While this was going on a sailor from a previous command popped in on me on Facebook regarding a pressing family matter. Another friend from Marine Corps Command and Staff College and Iraq responded to a friend request and sent me a couple of messages and another friend from the past chimed in on a humorous post that I had placed on Facebook regarding Osama Bin Laden’s Facebook account.  Another sailor who referred to me as the “Anti-Chaps” when I bought beer from him and some other sailors on a liberty call and stays in regular contact. What can I say? I do like the nickname.

What I find wonderful about my Navy family is that they have been there for me and my family over my entire life more so than most of my non-immediate biological family.  Those that don’t know this because they have not served in the Navy or another military branch of service are missing so much. For most it isn’t politics, religion or even if they are Dodgers’ fans we share a common bond serving in war and peace that transcends everything else.  They are my friends and I am their Chaplain or friend.  It is a most wonderful fellowship far better than most churches will ever known.

It has been a long day there were other things that happened in caring for Sailors and Marines over the past couple of days, some things that I can assist and others that I can only pray for and offer some guidance.

I am also exhausted by some of the commentators on the David Wilkerson article in which I postulated that his death could be a suicide. It is amazing how nasty some people can be when you even suggest that their idol was a human being.  Likewise I made the mistake of getting involved in a discussion with some pro-life activists who had to throw abortion into the death of Osama Bin Laden and been frustrated with how fellow Christians are wringing their hands about the killing of that perfidious bastard who killed so many of our people. The lack of moral clarity in these people who see the world in black and white dualistic terms and ignorant of philosophy, ethics and history as well as the nasty gray areas of life really pisses me off. Tomorrow I should get a good PT session in after physical therapy and play ball in the evening. Thanks be to God.

I’m now finish a big glass of Riesling and getting ready to prepare for tomorrow. Thankfully I have an appointment with my shrink in the afternoon.

Pray for me a sinner.

Peace

Padre Steve+

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Filed under faith, Military, shipmates and veterans, US Navy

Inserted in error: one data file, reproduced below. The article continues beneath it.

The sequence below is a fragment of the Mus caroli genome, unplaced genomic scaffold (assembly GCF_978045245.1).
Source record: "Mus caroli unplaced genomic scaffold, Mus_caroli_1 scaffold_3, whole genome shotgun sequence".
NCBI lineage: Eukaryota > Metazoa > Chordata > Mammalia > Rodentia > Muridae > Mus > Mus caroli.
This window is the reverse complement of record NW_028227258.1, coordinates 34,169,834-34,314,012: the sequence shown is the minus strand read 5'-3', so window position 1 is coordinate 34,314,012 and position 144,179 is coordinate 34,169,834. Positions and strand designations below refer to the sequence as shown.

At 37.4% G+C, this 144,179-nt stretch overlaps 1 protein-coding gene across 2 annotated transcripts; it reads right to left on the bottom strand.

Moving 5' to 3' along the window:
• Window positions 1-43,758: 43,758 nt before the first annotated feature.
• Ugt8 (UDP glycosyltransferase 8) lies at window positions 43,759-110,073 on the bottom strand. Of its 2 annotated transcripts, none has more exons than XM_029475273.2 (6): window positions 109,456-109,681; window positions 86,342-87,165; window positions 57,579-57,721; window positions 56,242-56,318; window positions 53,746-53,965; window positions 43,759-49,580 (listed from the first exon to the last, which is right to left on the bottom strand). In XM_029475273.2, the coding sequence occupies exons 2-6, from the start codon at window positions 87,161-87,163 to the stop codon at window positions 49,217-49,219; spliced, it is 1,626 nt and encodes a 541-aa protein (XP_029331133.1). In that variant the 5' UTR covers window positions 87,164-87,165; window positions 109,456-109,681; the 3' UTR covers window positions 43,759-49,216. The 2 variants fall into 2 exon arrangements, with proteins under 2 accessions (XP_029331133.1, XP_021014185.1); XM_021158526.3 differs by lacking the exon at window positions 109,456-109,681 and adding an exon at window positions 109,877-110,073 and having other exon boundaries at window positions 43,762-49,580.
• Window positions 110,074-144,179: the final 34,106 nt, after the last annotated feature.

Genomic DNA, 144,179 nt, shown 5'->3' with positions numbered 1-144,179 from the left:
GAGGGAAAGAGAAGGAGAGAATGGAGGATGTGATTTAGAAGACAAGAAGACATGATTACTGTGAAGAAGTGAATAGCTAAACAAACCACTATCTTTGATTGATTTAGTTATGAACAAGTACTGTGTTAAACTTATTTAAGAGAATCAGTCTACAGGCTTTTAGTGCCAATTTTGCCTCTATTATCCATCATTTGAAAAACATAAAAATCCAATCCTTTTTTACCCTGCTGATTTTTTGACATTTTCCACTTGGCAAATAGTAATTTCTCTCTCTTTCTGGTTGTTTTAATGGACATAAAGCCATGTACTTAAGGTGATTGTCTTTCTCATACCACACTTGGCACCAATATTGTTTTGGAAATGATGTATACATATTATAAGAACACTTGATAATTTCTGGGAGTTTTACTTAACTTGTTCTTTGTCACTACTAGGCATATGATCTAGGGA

34 Hours: Reflections on Family, Service and Baseball amid Life and Death

91788333NM088_New_York_YankJohn Lackey and the Angels fought back to Send the ALCS back to New York defeating the Yankess 7-6 in Anaheim

Photo by Stephen Dunn/Getty Images

I’m a bit reflective today after a long on-call duty in the medical center that lasted from about 0615 on Wednesday until 1630 today.  About 34 hours in house with about 4 hours of fitful sleep as I left my sleep meds at home.  It was a busy night and once again it seemed that I was dealing with patients and families similar to mine.  The patients were retired Navy Chief Petty Officers about the age of my father and of course their children, who like me are “Navy Brats.”  I’m pretty tired as the day has been very full complete with me being the acting department head for much of the day and having to deal with a number of situations outside the clinical setting.  It’s kind of funny how “Company Commander Steve” can show back up, and thankfully not in a bad or asshole kind of way. I guess that the Deity Herself has given me a bit of grace to only allow the best of the old company commander to show up.  Thankfully I work with a lot of really great people.

Last night was very intense and there were no easy cases, all took a long time and the work went deep into the night. I did not even get a chance to catch any of the Phillies game against the Evil Dodgers.  I only found out the Phillies had won before I trundled off to the call room about 0200.  Of course for me there was cause for rejoicing as my “anti-Dodgers” wear did not go the waste, which is of course my San Francisco Giants apparel.   What I find interesting is just how many of the players in both the NLCS and ALCS that I have seen play in the minors to include Shane Victorino who I saw a lot in Kinston North Carolina when he played for the Kinston Indians, and Ryan Howard who I saw the first time playing for the Reading Phillies in Harrisburg back on our wedding anniversary in 2004.